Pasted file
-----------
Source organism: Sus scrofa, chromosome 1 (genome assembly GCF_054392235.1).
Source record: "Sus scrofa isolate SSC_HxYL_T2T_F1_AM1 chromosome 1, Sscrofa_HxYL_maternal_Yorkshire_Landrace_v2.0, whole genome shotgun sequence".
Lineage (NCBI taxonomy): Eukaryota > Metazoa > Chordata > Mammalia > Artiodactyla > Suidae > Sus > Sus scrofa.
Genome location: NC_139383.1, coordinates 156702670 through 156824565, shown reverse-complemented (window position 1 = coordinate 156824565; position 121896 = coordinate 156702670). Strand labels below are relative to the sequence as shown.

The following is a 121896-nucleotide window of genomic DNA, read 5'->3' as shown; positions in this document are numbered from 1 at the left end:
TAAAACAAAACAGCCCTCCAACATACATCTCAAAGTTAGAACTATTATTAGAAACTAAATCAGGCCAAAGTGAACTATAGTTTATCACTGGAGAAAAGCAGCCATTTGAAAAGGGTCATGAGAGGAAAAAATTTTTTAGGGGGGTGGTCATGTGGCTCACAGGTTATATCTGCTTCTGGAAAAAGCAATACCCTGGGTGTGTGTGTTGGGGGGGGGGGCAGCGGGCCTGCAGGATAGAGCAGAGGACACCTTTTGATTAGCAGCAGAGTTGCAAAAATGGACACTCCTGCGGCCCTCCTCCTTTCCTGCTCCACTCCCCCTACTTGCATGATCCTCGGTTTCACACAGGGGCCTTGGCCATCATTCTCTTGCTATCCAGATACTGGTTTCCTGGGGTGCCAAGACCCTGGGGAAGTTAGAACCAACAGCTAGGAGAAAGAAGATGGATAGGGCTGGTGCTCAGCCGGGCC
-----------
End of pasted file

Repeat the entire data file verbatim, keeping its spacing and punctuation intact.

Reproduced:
Source organism: Sus scrofa, chromosome 1 (genome assembly GCF_054392235.1).
Source record: "Sus scrofa isolate SSC_HxYL_T2T_F1_AM1 chromosome 1, Sscrofa_HxYL_maternal_Yorkshire_Landrace_v2.0, whole genome shotgun sequence".
Lineage (NCBI taxonomy): Eukaryota > Metazoa > Chordata > Mammalia > Artiodactyla > Suidae > Sus > Sus scrofa.
Genome location: NC_139383.1, coordinates 156702670 through 156824565, shown reverse-complemented (window position 1 = coordinate 156824565; position 121896 = coordinate 156702670). Strand labels below are relative to the sequence as shown.

The following is a 121896-nucleotide window of genomic DNA, read 5'->3' as shown; positions in this document are numbered from 1 at the left end:
TAAAACAAAACAGCCCTCCAACATACATCTCAAAGTTAGAACTATTATTAGAAACTAAATCAGGCCAAAGTGAACTATAGTTTATCACTGGAGAAAAGCAGCCATTTGAAAAGGGTCATGAGAGGAAAAAATTTTTTAGGGGGGTGGTCATGTGGCTCACAGGTTATATCTGCTTCTGGAAAAAGCAATACCCTGGGTGTGTGTGTTGGGGGGGGGGGCAGCGGGCCTGCAGGATAGAGCAGAGGACACCTTTTGATTAGCAGCAGAGTTGCAAAAATGGACACTCCTGCGGCCCTCCTCCTTTCCTGCTCCACTCCCCCTACTTGCATGATCCTCGGTTTCACACAGGGGCCTTGGCCATCATTCTCTTGCTATCCAGATACTGGTTTCCTGGGGTGCCAAGACCCTGGGGAAGTTAGAACCAACAGCTAGGAGAAAGAAGATGGATAGGGCTGGTGCTCAGCCGGGCC